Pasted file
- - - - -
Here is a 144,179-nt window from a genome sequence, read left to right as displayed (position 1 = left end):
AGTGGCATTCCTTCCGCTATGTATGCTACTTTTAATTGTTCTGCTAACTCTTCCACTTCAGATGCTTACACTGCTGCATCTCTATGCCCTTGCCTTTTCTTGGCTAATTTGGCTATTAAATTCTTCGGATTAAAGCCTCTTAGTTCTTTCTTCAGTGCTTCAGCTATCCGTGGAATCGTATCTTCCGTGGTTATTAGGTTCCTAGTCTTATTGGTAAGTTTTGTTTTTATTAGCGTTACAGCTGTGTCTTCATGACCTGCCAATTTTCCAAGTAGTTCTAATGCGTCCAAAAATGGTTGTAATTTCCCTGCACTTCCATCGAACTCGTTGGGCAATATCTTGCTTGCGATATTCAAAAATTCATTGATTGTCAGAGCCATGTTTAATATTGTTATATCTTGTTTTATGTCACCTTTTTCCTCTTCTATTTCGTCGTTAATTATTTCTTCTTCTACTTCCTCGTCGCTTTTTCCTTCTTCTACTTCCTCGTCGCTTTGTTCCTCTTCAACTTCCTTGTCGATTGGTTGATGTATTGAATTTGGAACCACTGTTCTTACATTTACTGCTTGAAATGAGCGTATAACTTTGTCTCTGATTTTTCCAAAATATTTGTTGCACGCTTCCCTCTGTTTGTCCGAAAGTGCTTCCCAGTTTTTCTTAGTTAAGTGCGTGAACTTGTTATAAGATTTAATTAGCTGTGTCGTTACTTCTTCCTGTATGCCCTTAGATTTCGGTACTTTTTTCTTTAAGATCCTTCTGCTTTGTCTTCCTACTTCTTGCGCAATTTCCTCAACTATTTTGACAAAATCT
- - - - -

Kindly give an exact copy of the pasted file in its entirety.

Here is a 144,179-nt window from a genome sequence, read left to right as displayed (position 1 = left end):
AGTGGCATTCCTTCCGCTATGTATGCTACTTTTAATTGTTCTGCTAACTCTTCCACTTCAGATGCTTACACTGCTGCATCTCTATGCCCTTGCCTTTTCTTGGCTAATTTGGCTATTAAATTCTTCGGATTAAAGCCTCTTAGTTCTTTCTTCAGTGCTTCAGCTATCCGTGGAATCGTATCTTCCGTGGTTATTAGGTTCCTAGTCTTATTGGTAAGTTTTGTTTTTATTAGCGTTACAGCTGTGTCTTCATGACCTGCCAATTTTCCAAGTAGTTCTAATGCGTCCAAAAATGGTTGTAATTTCCCTGCACTTCCATCGAACTCGTTGGGCAATATCTTGCTTGCGATATTCAAAAATTCATTGATTGTCAGAGCCATGTTTAATATTGTTATATCTTGTTTTATGTCACCTTTTTCCTCTTCTATTTCGTCGTTAATTATTTCTTCTTCTACTTCCTCGTCGCTTTTTCCTTCTTCTACTTCCTCGTCGCTTTGTTCCTCTTCAACTTCCTTGTCGATTGGTTGATGTATTGAATTTGGAACCACTGTTCTTACATTTACTGCTTGAAATGAGCGTATAACTTTGTCTCTGATTTTTCCAAAATATTTGTTGCACGCTTCCCTCTGTTTGTCCGAAAGTGCTTCCCAGTTTTTCTTAGTTAAGTGCGTGAACTTGTTATAAGATTTAATTAGCTGTGTCGTTACTTCTTCCTGTATGCCCTTAGATTTCGGTACTTTTTTCTTTAAGATCCTTCTGCTTTGTCTTCCTACTTCTTGCGCAATTTCCTCAACTATTTTGACAAAATCT